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Women of sci fi #74: Captain Kathryn Janeway

Tonight’s contribution is from a new visitors/contributor to the site Elveray. Thanks so much, and here’s to further collaboration. She is filling a gap I have long been aware of.

Captain Kathryn Janeway Star Trek:Voyager

Captain Janeway is a unique phenomenon in the Star Trek Universe. There were female captains and even admirals in ST before her – but, you see, they never had enough appearances to get noticed. The very fact they finally give us a main character female captain is an improvement. Perhaps the idea doesn’t always work smoothly. Perhaps the show’s authors just can’t handle it sometimes. But let’s get to Janeway.

Kathryn Janeway finds herself in quite a difficult situation: on her very first mission as captain her ship is captured by a mysterious alien force and taken to the other side of the galaxy, thousands of lightyears from Earth. Under the circumstances that would make almost anyone give up, she is not only ready to take one-of-the-million chance to get her ship and crew back home, but she also is quite determined to keep the highest ideals of the United Federation on her ship. As she travels through an uncharted part of the galaxy and faces challenges the Federation doesn’t even know to exist, she shows herself as bold, intelligent, determined, resourceful and able to handle all kinds of emergency situations. She also shows excellent diplomatic skills, making contacts and negotiating treaties with alien races. Her interaction with her crew is also remarkable, even though she can sometimes give you an impression of a “mother” (remember me saying that the authors of the show do not always handle the idea of a female captain very well? That’s it.) but still, she does her best to keep them from going awry. She can manage battle too: she defeats enemies as deadly as the Borg or the Species 8472 and she is very good with a phaser rifle. (An interesting fact about Janeway: she actually managed to take out the Borg, while the male captains Picard and Sisko were only lucky to escape from the Collective with their lives.)  She gets her heart broken when her husband unscrupulously dismisses her as missing in action, but she won’t let this break her will. She has complexity, she faces hard choices, demonstrates remarkable compassion and understanding, and as far as I am concerned, she represents a positive depiction of a woman in SciFi.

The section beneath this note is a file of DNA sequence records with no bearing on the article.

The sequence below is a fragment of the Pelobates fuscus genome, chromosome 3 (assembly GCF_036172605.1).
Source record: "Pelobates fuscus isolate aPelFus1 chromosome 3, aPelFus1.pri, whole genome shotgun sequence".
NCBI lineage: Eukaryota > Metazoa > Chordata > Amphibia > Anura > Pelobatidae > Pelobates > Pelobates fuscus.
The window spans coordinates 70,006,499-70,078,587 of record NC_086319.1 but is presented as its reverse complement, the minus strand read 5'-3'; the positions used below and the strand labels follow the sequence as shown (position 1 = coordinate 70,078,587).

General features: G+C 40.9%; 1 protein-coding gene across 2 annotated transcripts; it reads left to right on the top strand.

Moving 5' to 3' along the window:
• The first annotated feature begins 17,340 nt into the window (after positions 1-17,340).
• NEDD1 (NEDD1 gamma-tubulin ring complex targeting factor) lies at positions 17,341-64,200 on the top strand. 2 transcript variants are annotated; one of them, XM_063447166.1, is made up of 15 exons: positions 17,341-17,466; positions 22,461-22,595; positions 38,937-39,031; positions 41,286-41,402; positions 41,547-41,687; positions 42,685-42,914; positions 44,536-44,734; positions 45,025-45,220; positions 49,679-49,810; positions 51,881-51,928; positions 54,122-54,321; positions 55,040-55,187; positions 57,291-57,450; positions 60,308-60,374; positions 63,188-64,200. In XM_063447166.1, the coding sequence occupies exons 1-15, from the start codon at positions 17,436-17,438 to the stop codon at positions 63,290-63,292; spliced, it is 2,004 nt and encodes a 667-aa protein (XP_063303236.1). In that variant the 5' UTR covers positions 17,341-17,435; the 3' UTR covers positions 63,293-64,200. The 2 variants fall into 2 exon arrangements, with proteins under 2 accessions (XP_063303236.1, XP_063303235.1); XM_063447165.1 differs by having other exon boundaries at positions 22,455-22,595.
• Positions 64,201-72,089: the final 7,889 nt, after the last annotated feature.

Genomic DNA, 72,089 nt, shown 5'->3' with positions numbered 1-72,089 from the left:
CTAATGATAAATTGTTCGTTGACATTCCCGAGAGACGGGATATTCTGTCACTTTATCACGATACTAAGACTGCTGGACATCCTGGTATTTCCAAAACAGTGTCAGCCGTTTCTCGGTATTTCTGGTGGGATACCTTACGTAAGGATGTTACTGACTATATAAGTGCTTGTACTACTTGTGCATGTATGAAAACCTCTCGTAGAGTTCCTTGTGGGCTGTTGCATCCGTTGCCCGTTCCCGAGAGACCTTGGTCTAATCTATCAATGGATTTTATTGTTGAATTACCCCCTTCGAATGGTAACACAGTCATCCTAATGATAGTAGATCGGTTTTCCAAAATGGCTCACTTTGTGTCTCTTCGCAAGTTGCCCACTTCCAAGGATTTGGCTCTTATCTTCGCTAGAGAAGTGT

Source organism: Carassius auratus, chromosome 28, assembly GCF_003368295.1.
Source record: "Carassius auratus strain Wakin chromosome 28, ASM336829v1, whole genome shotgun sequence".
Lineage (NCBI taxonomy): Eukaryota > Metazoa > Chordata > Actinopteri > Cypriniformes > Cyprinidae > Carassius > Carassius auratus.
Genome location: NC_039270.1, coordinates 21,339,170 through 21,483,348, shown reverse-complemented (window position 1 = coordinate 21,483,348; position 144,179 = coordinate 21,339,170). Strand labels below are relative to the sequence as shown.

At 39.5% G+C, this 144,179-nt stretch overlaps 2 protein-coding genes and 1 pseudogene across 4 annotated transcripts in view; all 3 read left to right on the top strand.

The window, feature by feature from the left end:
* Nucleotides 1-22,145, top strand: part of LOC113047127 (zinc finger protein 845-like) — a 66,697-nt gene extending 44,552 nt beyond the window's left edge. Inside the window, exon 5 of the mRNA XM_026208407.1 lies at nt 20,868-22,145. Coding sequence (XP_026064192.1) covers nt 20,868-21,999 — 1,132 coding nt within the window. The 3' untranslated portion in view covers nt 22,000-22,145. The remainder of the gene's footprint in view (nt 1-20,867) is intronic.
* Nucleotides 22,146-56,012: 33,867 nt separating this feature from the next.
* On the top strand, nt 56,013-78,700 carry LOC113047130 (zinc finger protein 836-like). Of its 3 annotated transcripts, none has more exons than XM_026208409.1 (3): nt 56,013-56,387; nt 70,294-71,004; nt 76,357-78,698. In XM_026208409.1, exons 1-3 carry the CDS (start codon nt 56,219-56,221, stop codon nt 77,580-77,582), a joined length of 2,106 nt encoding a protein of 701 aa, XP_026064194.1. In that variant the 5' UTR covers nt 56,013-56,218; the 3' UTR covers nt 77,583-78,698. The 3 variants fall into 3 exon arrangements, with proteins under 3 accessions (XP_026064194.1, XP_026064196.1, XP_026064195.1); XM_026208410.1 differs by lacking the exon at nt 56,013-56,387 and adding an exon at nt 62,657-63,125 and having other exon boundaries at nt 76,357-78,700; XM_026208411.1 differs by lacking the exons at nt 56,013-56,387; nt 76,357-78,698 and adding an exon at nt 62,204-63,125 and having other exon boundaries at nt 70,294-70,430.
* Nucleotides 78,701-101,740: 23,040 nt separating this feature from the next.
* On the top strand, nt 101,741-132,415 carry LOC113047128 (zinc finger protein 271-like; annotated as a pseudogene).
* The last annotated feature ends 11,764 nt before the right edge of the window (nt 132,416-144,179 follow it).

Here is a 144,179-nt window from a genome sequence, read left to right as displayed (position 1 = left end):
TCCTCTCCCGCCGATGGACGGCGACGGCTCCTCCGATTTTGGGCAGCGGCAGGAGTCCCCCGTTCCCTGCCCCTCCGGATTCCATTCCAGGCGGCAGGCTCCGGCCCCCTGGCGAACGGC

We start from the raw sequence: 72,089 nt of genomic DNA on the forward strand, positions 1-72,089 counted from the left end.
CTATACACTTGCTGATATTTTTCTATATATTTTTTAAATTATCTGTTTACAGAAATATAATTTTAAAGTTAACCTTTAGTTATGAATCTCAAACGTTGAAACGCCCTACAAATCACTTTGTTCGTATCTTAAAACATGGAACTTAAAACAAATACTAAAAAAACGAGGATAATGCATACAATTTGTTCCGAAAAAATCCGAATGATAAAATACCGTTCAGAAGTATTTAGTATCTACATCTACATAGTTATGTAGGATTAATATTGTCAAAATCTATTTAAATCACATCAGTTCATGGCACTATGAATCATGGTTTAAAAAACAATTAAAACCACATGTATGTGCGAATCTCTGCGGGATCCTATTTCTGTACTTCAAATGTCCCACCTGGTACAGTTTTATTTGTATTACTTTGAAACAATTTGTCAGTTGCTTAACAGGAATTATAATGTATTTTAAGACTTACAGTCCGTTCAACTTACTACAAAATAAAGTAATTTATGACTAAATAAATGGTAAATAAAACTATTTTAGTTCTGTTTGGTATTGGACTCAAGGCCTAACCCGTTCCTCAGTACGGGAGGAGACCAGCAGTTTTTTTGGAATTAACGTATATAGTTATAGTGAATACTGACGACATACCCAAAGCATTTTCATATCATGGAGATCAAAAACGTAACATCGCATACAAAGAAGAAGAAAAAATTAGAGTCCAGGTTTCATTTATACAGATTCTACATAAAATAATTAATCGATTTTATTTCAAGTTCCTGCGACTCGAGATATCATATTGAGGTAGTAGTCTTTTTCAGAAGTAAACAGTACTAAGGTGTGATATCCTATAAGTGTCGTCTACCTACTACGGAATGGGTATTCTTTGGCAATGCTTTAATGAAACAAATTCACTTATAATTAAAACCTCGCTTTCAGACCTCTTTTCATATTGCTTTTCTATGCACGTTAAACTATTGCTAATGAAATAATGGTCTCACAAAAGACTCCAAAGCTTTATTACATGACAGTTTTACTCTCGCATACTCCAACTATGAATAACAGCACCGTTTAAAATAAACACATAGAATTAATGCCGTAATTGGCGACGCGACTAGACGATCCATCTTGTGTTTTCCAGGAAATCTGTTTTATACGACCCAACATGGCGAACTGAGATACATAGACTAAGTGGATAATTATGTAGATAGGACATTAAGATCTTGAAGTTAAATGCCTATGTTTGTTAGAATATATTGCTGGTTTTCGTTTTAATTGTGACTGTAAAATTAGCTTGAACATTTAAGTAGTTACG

And she is by the way the first explorer of the Delta Quadrant. Or, at least, the first one who actually came back in one piece.

 

There are three things to remember about being a starship captain: keep your shirt tucked in, go down with the ship, and never abandon a member of your crew.

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3 responses to “Women of sci fi #74: Captain Kathryn Janeway

  1. Lavender Menace ⋅

    I’ve thought about writing a post on Janeway myself, but have never managed to reconcile my liking for the character with the problems in the way the show represents her, so I’m glad Elavary took the responsibility off my shoulders! I do love Janeway, but the writers seem to go out of their way to undermine her. It’s a testament to Kate Mulgrew’s acting chops that she still manages to make the character pretty awesome. Voyager is a strange show – it has the most potentially interesting female characters in leadership roles of any Star Trek series, but also a lot of really, really sexist writing. I guess those two things are not unrelated! The writers seem to feel threatened by their own creations. But Janeway is still an important representation in SF and broke some new ground.

    • I was wondering when Janeway would show up. I was expecting her before Guinan. I stopped watching the show during the original airing of the series when aliens took over the ship and started playing NAZIs on the holodeck. I just couldn’t take it anymore. But Star Trek does have an authority trip and she had to be too macho. Cordelia Naismith of the Vorkosigan series is a better female captain character.

    • Elveray ⋅

      Can’t argue with that. Some Star Trek writers clearly lack an open mind. And that’s a strange thing for a SciFi writer! I’ve been thinking about what you said in your article about Kes: it’s set in future, over 300 years from now, but sometimes still looks like last century. It’s in many ways too conservative and really has a lot of awfully sexist moments. The one I hate most of all is that many times repeated situation when some alien misogynists harass one of Federation female officers and the others say “oh they’re different culture, we should respect their traditions.” Sometimes that interstellar diplomacy really sucks! And I hate what they’ve done to Kes in “Fury” and to Seven in the last season. But still there are awesome female characters in Voyager. Next time I’m going to write about B’Elanna Torres.

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